Wednesday, June 29, 2016

Rising Pessimism A Byproduct of Headlines and Emotion Driven Investing

The majority, a day late and dollar short in terms of timing, will only recognize a bull market after trading accounts have been drained by bearish bets.  As Insight subscribers already know, US stocks as well as many other markets will flip rather unexpectedly when the majority turns extremely pessimistic (see Review of Sentiment); this is happening now. Headlines such as "picking up dimes in front of a freight train" are turning the majority bearish, pessimistic, and preparing them to assume their historical role as the bagholders of trend transitions. Smart money only has to recognize, wait, and fade the extreme pessimism of the majority.

Be wary of shock and awe bearish calls until at least the message of the market confirms it (see S&P 500 Chart).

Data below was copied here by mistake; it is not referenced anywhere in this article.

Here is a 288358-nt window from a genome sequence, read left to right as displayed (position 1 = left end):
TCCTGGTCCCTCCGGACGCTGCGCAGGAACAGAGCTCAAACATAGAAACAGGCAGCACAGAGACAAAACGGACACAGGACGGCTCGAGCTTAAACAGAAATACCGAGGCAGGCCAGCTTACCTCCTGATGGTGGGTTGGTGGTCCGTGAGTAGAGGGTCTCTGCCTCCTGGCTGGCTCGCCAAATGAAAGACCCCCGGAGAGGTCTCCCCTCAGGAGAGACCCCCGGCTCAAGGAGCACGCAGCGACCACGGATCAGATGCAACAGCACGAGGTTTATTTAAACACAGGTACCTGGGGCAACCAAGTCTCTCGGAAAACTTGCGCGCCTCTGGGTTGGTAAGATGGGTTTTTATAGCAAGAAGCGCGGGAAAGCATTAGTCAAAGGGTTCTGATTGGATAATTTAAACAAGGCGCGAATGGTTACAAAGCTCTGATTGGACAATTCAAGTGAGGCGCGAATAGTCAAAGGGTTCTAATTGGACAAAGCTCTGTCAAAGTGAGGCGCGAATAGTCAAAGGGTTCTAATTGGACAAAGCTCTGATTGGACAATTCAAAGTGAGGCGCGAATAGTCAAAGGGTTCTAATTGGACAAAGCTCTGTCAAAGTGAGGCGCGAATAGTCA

Headline: Buying stocks like 'picking up dimes in front of a freight train,' manager says

Holding all of the stocks in the S&P 500 is expected to grant investors a greater return, purely in terms of yield, than holding the 10-year Treasury bond, a somewhat unusual condition that has tended to coincide with impressive returns for equities.

Current analyst expectations are for the S&P 500 stocks to collectively return 2.28 percent in dividends over the next year, somewhat higher than the 2.1 percent yield seen over the past year. This compares to a 10-year yield of 1.47 percent, which is considerably lower than it was before the U.K. voted to leave the European Union.



Market-driven money flow, trend, and intermarket analysis is provided by an Insights key.